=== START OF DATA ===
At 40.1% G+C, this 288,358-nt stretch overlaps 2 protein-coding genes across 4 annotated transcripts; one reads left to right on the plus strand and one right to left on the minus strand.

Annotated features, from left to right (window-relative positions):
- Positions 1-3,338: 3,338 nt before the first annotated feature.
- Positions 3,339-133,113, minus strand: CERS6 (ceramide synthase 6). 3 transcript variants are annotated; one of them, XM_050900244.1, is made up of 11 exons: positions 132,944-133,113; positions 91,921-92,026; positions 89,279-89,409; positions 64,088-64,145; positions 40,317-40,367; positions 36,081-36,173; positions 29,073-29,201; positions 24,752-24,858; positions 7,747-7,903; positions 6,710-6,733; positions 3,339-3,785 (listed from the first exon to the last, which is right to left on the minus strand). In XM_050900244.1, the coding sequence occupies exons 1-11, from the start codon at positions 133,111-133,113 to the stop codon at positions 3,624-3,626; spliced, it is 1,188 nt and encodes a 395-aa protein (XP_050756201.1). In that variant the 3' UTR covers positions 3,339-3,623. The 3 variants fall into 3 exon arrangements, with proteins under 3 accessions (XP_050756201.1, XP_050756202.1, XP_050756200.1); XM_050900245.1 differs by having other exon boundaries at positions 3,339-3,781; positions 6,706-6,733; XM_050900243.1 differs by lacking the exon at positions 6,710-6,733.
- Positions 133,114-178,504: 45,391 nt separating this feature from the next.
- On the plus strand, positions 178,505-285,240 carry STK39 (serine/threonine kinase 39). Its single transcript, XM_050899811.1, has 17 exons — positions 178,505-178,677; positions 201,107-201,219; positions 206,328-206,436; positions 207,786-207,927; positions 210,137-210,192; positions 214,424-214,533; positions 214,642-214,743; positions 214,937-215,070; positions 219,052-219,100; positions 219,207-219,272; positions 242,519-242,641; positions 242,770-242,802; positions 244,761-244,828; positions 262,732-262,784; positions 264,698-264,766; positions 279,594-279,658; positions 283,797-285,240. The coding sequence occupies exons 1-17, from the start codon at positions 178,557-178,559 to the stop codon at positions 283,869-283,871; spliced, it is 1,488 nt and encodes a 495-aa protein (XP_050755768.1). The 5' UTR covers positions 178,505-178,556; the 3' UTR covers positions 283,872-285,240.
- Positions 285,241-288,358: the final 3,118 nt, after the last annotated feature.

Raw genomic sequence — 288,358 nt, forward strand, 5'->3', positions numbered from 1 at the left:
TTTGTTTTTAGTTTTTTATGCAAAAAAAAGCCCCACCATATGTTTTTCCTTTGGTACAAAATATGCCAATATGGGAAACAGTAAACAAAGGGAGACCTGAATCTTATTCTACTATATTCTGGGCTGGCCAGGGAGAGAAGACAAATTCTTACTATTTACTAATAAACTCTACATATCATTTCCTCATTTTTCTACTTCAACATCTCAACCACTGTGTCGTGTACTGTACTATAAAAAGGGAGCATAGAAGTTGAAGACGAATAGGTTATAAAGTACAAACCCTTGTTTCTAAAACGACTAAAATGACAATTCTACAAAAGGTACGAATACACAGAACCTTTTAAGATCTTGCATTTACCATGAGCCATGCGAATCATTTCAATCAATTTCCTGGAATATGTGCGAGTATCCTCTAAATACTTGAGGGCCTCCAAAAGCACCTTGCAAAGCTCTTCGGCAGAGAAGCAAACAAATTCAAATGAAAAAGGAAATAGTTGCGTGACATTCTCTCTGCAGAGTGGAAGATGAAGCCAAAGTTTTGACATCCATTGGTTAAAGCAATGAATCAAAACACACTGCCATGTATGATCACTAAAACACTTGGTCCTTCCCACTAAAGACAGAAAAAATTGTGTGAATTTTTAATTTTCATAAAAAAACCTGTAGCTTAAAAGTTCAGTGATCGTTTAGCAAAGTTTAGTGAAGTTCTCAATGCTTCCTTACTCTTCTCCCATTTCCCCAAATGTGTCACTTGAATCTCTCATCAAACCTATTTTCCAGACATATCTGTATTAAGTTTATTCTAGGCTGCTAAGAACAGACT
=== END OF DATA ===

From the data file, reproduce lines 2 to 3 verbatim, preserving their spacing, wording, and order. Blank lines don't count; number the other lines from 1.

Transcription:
Annotated features, from left to right (window-relative positions):
- Positions 1-3,338: 3,338 nt before the first annotated feature.